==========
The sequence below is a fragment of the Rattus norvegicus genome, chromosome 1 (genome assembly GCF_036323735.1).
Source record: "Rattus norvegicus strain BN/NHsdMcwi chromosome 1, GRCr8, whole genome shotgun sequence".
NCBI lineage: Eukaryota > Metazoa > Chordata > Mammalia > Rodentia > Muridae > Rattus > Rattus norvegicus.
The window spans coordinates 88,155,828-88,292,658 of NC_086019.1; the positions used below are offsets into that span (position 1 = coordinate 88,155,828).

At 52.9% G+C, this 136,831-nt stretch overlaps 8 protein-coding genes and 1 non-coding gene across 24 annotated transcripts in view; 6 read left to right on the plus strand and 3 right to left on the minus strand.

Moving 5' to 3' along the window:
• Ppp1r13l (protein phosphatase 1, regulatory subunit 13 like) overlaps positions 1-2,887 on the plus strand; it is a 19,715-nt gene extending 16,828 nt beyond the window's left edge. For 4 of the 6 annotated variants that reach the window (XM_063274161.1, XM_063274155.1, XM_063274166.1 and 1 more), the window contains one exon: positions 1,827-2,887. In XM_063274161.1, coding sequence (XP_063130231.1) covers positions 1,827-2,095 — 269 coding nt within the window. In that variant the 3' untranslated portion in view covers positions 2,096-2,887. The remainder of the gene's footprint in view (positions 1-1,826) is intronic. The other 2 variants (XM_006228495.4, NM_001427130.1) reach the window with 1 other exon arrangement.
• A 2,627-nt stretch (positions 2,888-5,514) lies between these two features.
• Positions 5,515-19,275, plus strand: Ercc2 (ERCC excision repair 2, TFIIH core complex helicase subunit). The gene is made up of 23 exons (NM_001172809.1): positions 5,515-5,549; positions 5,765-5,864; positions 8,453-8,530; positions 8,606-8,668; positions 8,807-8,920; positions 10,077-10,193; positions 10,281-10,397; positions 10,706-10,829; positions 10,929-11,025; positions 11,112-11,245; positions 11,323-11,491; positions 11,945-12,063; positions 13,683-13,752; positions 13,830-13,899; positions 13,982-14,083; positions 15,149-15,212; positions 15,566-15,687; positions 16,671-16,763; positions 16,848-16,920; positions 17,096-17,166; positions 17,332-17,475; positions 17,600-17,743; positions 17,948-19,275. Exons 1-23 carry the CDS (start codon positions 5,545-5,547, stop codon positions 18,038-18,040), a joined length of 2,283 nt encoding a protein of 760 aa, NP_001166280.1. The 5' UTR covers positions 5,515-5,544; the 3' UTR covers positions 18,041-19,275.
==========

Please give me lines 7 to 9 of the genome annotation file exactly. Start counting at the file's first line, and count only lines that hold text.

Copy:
• Ppp1r13l (protein phosphatase 1, regulatory subunit 13 like) overlaps positions 1-2,887 on the plus strand; it is a 19,715-nt gene extending 16,828 nt beyond the window's left edge. For 4 of the 6 annotated variants that reach the window (XM_063274161.1, XM_063274155.1, XM_063274166.1 and 1 more), the window contains one exon: positions 1,827-2,887. In XM_063274161.1, coding sequence (XP_063130231.1) covers positions 1,827-2,095 — 269 coding nt within the window. In that variant the 3' untranslated portion in view covers positions 2,096-2,887. The remainder of the gene's footprint in view (positions 1-1,826) is intronic. The other 2 variants (XM_006228495.4, NM_001427130.1) reach the window with 1 other exon arrangement.
• A 2,627-nt stretch (positions 2,888-5,514) lies between these two features.
• Positions 5,515-19,275, plus strand: Ercc2 (ERCC excision repair 2, TFIIH core complex helicase subunit). The gene is made up of 23 exons (NM_001172809.1): positions 5,515-5,549; positions 5,765-5,864; positions 8,453-8,530; positions 8,606-8,668; positions 8,807-8,920; positions 10,077-10,193; positions 10,281-10,397; positions 10,706-10,829; positions 10,929-11,025; positions 11,112-11,245; positions 11,323-11,491; positions 11,945-12,063; positions 13,683-13,752; positions 13,830-13,899; positions 13,982-14,083; positions 15,149-15,212; positions 15,566-15,687; positions 16,671-16,763; positions 16,848-16,920; positions 17,096-17,166; positions 17,332-17,475; positions 17,600-17,743; positions 17,948-19,275. Exons 1-23 carry the CDS (start codon positions 5,545-5,547, stop codon positions 18,038-18,040), a joined length of 2,283 nt encoding a protein of 760 aa, NP_001166280.1. The 5' UTR covers positions 5,515-5,544; the 3' UTR covers positions 18,041-19,275.